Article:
GMO labels for food are in high demand but provide little certainty
And while interest groups and advocates wage war in state legislatures, on ballots, and in Congress over what should be disclosed on product labels, products certified as not containing genetically modified organisms keep proliferating on grocery shelves without any nationwide mandatory regulations.
Moreover, many manufacturers are nodding to the public debate, adding the phrase “non-GMO” to their packaging without a verification process.
“We’ve put it on our labels because it was something our customers wanted to know,” said Hitesh Hajarnavis, chief executive of Popcorn Indiana, which sells ready-to-eat popcorn.
So if more companies elect to stick labels on their products stating that they are GMO-free, whether verified or not, does that make the fierce policy debate increasingly moot? “It’s an interesting question,” said Jean Halloran, director of food policy initiatives at Consumers Union, which lobbies for mandatory labeling.
The shift toward voluntary labeling has also led to a lot of consumer confusion, as different labels, organizations, and agencies issue seals or stamps that attest to compliance with few, if any, uniform standards. In addition, food companies are tacking the words non-GMO on items that would never be considered in need of such labeling.
The Non-GMO Project, the leading certification group in the United States, has verified more than 24,500 products, while the average grocery store contains 40,000 to 50,000 items, some of which are not food, according to the Food Marketing Institute.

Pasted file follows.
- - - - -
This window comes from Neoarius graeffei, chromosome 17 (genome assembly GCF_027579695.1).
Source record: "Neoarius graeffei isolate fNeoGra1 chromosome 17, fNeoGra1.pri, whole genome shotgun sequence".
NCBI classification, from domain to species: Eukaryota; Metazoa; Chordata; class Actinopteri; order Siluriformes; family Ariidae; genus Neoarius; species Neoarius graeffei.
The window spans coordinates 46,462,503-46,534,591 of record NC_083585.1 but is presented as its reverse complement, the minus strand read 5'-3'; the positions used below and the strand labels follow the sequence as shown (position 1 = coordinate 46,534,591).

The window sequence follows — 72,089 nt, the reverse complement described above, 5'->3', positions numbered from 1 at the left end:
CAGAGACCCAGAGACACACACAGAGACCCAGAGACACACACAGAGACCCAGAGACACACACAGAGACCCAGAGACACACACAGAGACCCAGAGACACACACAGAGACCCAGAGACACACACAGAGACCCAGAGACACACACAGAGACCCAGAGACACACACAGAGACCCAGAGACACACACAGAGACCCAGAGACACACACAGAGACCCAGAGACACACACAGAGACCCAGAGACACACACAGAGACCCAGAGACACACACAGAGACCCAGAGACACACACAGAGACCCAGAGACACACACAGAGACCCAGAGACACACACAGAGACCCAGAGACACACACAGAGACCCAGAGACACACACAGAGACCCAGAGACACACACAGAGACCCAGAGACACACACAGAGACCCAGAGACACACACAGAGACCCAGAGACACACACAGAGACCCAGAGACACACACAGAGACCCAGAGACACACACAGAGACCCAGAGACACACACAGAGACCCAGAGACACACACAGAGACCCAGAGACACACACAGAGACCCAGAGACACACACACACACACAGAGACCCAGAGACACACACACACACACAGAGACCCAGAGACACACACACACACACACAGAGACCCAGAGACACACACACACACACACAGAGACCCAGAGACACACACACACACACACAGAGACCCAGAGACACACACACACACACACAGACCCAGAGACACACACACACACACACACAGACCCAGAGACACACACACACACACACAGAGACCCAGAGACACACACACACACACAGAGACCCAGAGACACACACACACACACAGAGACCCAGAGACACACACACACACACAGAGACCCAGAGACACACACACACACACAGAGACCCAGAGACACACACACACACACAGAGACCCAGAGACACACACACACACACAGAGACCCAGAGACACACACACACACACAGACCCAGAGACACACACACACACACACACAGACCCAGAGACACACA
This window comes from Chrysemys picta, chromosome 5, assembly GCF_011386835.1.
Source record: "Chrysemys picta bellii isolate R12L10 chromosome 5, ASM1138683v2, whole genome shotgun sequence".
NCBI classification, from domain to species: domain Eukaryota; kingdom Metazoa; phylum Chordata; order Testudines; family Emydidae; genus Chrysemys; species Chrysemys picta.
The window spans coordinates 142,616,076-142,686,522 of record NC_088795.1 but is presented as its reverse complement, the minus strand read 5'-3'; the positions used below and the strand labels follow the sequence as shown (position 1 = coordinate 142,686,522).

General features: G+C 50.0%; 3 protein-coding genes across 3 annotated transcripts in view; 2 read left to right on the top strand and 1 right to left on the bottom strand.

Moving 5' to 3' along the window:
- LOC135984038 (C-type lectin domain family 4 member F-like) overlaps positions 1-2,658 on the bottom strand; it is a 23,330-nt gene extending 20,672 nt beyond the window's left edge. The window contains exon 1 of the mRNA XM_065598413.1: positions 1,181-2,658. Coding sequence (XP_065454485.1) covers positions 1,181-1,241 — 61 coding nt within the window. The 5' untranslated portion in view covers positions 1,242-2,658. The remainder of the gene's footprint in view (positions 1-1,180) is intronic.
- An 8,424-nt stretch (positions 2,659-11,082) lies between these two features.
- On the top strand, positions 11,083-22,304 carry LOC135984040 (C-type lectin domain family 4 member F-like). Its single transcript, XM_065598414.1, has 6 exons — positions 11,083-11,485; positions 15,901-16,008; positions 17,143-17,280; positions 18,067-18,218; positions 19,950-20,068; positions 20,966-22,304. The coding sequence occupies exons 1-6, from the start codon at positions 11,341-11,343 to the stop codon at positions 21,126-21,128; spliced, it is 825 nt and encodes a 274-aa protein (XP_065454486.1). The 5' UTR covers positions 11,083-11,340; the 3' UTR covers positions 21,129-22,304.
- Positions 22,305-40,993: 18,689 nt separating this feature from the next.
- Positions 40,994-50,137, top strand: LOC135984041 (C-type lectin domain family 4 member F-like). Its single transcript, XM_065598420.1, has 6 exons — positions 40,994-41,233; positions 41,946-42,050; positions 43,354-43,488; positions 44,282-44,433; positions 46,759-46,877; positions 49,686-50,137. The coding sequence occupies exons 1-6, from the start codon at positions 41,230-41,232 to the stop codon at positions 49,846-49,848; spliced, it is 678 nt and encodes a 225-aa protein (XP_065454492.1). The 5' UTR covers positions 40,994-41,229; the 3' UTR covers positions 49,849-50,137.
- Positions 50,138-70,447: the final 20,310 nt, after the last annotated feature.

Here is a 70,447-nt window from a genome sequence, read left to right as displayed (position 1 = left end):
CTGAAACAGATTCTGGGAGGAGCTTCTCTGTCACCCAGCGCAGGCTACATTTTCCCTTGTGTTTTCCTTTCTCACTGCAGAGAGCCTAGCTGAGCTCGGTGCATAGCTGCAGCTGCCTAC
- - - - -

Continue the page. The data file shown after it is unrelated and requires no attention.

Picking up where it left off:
Even more products have packaging that simply contains language stating that they are GMO-free. Boxes of the original Cheerios, for example, state “not made with genetically modified ingredients” on a side panel.
Nielsen, which does consumer research and analysis, said sales of non-GMO products exceeded $10 billion last year and grew at a faster pace than sales of gluten-free items over the last four years.
In a Nielsen study of 30,000 consumers published this month, 80 percent of respondents said they would pay more for foods with labels like “non-GMO” even though a majority of them do not necessarily trust food labels. And 61 percent of those consumers said it was “very” or “moderately” important to buy products with a non-GMO label, exceeded only by those saying it was important to buy products without high-fructose corn syrup.
Granted, the average store is unlikely to carry a full complement of the certified products, while food cooperatives, natural food stores and chains like Sprouts Farmers Market and Whole Foods have a higher proportion of items that have been officially certified.
Proponents of labeling note that although sales of products certified by the Non-GMO Project almost tripled last year, to more than $8.5 billion, that represents a minuscule fraction of total sales at grocery stores of $620 billion in 2013. “Unfortunately, we’re still a long way from the point at which voluntary labeling tackles the problem,” said Halloran of Consumers Union.
Michael R. Gruber, vice president for federal affairs at the Grocery Manufacturers Association, a trade association, said its members wanted the Food and Drug Administration to be the main regulator of food labeling, a role it has had historically.